Response from Tor at Thorlabs to Roger: These lenses can be cleaned with a solution of green soap (available at a pharmacy) in water (several drops of soap per 100 cc of water is acceptable). The lenses would need to be rinsed off in water and then alcohol to aid in drying.
rogerj  (posted 2010-12-16 16:14:40.0)
Currently am using the CAY046 and having issues when they get dirty. Do you have any suggestions on how to clean them. I am afraid to use anything too strong that will damage them. Roger Johnson
apalmentieri  (posted 2009-12-22 13:33:52.0)
A response from Adam at Thorlabs: We are currently looking over the graphs to determine their validity. Based on some initial Zemax simulations for the off axis performance, we have been able to reproduce similar curves that exhibt the behavior represented in the current online graphs. It is our understanding that the longer focal length lenses will provide the better imaging performance. The longer focal length lenses typically exhibit less spherical aberrations since the angle between the chief ray and the optical axis is smaller. I would also like to point out that this is an aspheric lens and should not be compared to a basic lens design. Based on our initial Zemax simulations of the Tilt sensitivity, it does seem that the scaling should be tenth of a degree, not a full degree. Since these simulations are based heavily upon initial conditions, we are looking into this further and hope to update the web soon. I will email you with the simulated curves.
dschaack  (posted 2009-12-21 18:10:17.0)
Likely errors in the data for CAY033 and CAY046: I believe that the "On-axis Performance" and "Lens Tilt Sensitivity" curves have been reversed for these two lenses. I have tried to reverse-engineer the designs of these lenses from these performance curves and I find that I can do it if I reverse the curves, but not if I use the curves the way that you present them. Consider this: according to your curves, the longer focal length lens has much better imaging performance than does the shorter focal length lens. This is non-physical; it is always easier to provide a given level of performance with a shorter focal length lens (assuming the same basic design and focal ratio of the lenses). In addition to the curves being reversed, I believe that the tilt angle scale is incorrect. What you call the tilt angle in degrees is actually the tilt angle in _tenths_ of a degree. Consider it this way: if the tilt sensitivity were actually as low as you show it, then it would also be the case that the performance as a function of field radius would also be much better than you show it.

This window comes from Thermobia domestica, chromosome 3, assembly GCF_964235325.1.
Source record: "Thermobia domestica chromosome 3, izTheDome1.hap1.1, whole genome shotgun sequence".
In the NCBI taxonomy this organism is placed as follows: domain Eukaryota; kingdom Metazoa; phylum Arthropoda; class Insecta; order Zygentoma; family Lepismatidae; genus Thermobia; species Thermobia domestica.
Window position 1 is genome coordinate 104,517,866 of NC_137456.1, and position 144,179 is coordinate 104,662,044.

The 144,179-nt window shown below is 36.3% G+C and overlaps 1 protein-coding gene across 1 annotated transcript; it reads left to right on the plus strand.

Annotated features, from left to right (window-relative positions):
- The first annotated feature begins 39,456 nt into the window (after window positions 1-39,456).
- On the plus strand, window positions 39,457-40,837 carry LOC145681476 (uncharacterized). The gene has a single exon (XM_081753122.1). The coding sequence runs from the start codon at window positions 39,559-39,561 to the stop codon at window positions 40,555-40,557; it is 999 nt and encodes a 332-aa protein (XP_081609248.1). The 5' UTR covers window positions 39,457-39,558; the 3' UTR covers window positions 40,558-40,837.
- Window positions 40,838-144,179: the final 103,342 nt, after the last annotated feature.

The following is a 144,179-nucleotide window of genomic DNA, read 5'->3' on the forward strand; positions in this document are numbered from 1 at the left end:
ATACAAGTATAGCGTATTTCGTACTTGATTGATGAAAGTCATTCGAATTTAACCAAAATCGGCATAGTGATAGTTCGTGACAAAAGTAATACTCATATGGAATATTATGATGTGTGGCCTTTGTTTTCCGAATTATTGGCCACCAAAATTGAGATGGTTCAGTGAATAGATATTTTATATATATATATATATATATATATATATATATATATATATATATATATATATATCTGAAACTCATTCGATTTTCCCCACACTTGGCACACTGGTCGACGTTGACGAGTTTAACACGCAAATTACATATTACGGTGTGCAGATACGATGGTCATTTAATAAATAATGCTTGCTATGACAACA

klee  (posted 2009-07-22 17:01:46.0)
A response from Ken at Thorlabs to hkww: The transmittance is >85% at 405nm.
hkww  (posted 2009-07-22 16:04:54.0)
Hi! I would like to use plastic aspheric lenses to focus light at 405nm. Please inform me about transmission coefficient for this wavelength. best regards, Vadim Kiyko.
jens  (posted 2009-06-11 08:22:19.0)
An answer from Jens at Thorlabs: the plastic material transmission is basically the same up to about 1100nm and down to about 450nm. You only have to take into account that performance with repsect to other parameters might be different than shown in the spec table since those values are based on the design wavelenght. Please let me know if you need additional information.
Mario.Stipcevic  (posted 2009-06-11 06:15:32.0)
Hi ! I have a question about CAY046. I would like to use this lens to focus light at 830nm. I am not interewsted in a very good focusing performance just whether this type of plastic is transparent at this wavelength. I see non data about the transmission coefficient versus wavelenght, can you help me? Best regards, Mario Stipcevic